What would you name your most important contribution to Git?
My most important contribution to Git has been the commit-graph feature. This feature enables significant performance boosts for Git repos of almost every size. I built a similar feature while rewriting the history algorithm for VSTS, and I changed teams from server to client so I could contribute this feature to core Git.
What are you doing on the Git project these days, and why?
In addition to working on more fallout from the commit-graph feature
(including speeding up
git log --graph), I’ve been working on the
multi-pack-index feature. This allows indexing a list of objects
across several packfiles. I’m the first to admit that this feature
is not as necessary as the commit-graph until you get to incredibly
large repositories. When
git repack stops being a realistic
option, then the multi-pack-index can keep your lookup times sane. I
hope that there are some more future integrations that are
beneficial to other repos, such as tying the reachability bitmap to
the multi-pack-index instead of a single packfile.
If you could get a team of expert developers to work full time on something in Git for a full year, what would it be?
THE INDEX! The
.git/index file is a linear list of every path
available in the working directory, even if those files are not
checked out (due to a sparse-checkout). This is one of the most
central features to all of Git, and is used in many places with a
very transparent API.
The index is the single biggest bottleneck left to tackle for super-large repos like the Windows repo. These enormous repos are too large for most developers to need the entire thing, so they work in a small cone. VFS for Git virtualizes the files until they are read or written, and we use the sparse-checkout feature to limit Git’s interaction to be in that cone. However, we still need to read and write the entire index file whenever we interact with the staging area. If the index was hierarchical or could prune the list for entire subtrees, then we could drastically reduce this cost.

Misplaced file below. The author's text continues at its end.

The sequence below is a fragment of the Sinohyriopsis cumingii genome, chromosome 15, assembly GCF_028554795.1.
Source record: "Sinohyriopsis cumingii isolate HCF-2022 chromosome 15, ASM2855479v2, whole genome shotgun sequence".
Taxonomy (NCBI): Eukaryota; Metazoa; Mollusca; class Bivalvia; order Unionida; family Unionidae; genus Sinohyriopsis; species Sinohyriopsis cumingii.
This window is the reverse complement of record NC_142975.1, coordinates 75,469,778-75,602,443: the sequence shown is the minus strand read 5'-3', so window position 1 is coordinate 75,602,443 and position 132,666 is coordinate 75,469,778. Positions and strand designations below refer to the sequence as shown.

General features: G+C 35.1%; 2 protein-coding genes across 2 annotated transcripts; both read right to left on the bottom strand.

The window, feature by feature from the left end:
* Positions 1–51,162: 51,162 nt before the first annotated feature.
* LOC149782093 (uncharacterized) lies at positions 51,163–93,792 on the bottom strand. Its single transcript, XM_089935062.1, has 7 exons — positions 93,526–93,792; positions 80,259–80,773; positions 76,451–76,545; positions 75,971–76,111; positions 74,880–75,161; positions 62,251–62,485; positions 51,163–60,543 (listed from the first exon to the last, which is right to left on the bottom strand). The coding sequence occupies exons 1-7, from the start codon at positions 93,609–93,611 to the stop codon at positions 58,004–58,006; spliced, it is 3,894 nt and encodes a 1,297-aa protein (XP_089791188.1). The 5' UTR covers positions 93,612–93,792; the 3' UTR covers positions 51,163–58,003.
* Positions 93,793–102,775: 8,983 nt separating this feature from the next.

The biggest problem with this direction is that it requires refactoring almost all of the consumers to use a new API that is not as coupled to the layout of the index. Only after that change happens can we drastically replace the file format. It’s a bit of a chicken-or-the-egg problem, because we can’t refactor the API unless we know the behavior the new format can present, but we can’t test format options until we refactor the API.
The task is pretty daunting, but I think someone could get there with enough focus and determination.
If you could remove something from Git without worrying about backwards compatibility, what would it be?
I would rebuild
revision.c from scratch. I’m going to need to do a
lot of replacement to make
git log --graph use generation numbers,
but it would be easier if I could start over and add features one at
This is probably a boring answer, but I have found that every single command-line option is someone’s favorite feature, so I don’t want to take that away from anyone. One of Git’s strengths is that it is so flexible for different use cases and different repos.
What is your favorite Git-related tool/library, outside of Git itself?
It’s rather new, but I’ve been enjoying using GitGitGadget
to send patches to the mailing list. Too often I make a mistake
sending patches upstream, or lose track of which commit I used in
v2, and things like that. Starting from a GitHub pull request (that
also ran builds on the code for Windows, Mac, & Linux) is much
easier (to me) than going through the hoops of
git send-email. I think that getting started submitting
patches via email is one of the biggest barriers to entry for our
community, and I really believe we are losing quality contributors
due to that friction. Hopefully, GitGitGadget can be one way that we
can attract and retain more contributors.
includeIfdirective), by Jonathon Fry
difffilter (via gitattributes)
Git tools and sites
This edition of Git Rev News was curated by Christian Couder <email@example.com>, Jakub Narębski <firstname.lastname@example.org>, Markus Jansen <email@example.com> and Gabriel Alcaras <firstname.lastname@example.org> with help from Derrick Stolee and Ævar Arnfjörð Bjarmason.